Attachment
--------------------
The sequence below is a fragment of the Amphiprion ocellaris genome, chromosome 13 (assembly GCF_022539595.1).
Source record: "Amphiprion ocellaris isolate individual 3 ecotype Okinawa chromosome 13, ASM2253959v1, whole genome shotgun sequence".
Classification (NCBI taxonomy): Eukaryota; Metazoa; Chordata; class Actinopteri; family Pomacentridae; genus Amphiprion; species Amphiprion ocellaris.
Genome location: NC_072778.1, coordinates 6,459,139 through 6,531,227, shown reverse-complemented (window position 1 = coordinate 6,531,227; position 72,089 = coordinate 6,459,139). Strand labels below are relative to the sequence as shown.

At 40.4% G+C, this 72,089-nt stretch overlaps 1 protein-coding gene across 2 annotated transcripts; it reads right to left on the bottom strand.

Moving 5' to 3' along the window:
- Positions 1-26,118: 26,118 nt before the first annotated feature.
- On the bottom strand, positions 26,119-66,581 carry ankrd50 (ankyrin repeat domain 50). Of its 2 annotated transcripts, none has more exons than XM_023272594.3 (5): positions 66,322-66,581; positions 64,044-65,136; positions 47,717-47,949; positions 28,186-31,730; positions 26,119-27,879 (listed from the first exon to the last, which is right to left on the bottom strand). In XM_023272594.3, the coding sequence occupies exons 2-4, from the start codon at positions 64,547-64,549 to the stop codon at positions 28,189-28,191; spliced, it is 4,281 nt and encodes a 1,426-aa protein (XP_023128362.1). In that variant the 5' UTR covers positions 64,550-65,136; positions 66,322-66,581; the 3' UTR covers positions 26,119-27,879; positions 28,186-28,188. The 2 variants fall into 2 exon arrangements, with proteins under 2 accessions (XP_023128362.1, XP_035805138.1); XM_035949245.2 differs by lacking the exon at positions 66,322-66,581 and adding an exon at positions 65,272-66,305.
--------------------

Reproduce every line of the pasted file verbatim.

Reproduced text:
The sequence below is a fragment of the Amphiprion ocellaris genome, chromosome 13 (assembly GCF_022539595.1).
Source record: "Amphiprion ocellaris isolate individual 3 ecotype Okinawa chromosome 13, ASM2253959v1, whole genome shotgun sequence".
Classification (NCBI taxonomy): Eukaryota; Metazoa; Chordata; class Actinopteri; family Pomacentridae; genus Amphiprion; species Amphiprion ocellaris.
Genome location: NC_072778.1, coordinates 6,459,139 through 6,531,227, shown reverse-complemented (window position 1 = coordinate 6,531,227; position 72,089 = coordinate 6,459,139). Strand labels below are relative to the sequence as shown.

At 40.4% G+C, this 72,089-nt stretch overlaps 1 protein-coding gene across 2 annotated transcripts; it reads right to left on the bottom strand.

Moving 5' to 3' along the window:
- Positions 1-26,118: 26,118 nt before the first annotated feature.
- On the bottom strand, positions 26,119-66,581 carry ankrd50 (ankyrin repeat domain 50). Of its 2 annotated transcripts, none has more exons than XM_023272594.3 (5): positions 66,322-66,581; positions 64,044-65,136; positions 47,717-47,949; positions 28,186-31,730; positions 26,119-27,879 (listed from the first exon to the last, which is right to left on the bottom strand). In XM_023272594.3, the coding sequence occupies exons 2-4, from the start codon at positions 64,547-64,549 to the stop codon at positions 28,189-28,191; spliced, it is 4,281 nt and encodes a 1,426-aa protein (XP_023128362.1). In that variant the 5' UTR covers positions 64,550-65,136; positions 66,322-66,581; the 3' UTR covers positions 26,119-27,879; positions 28,186-28,188. The 2 variants fall into 2 exon arrangements, with proteins under 2 accessions (XP_023128362.1, XP_035805138.1); XM_035949245.2 differs by lacking the exon at positions 66,322-66,581 and adding an exon at positions 65,272-66,305.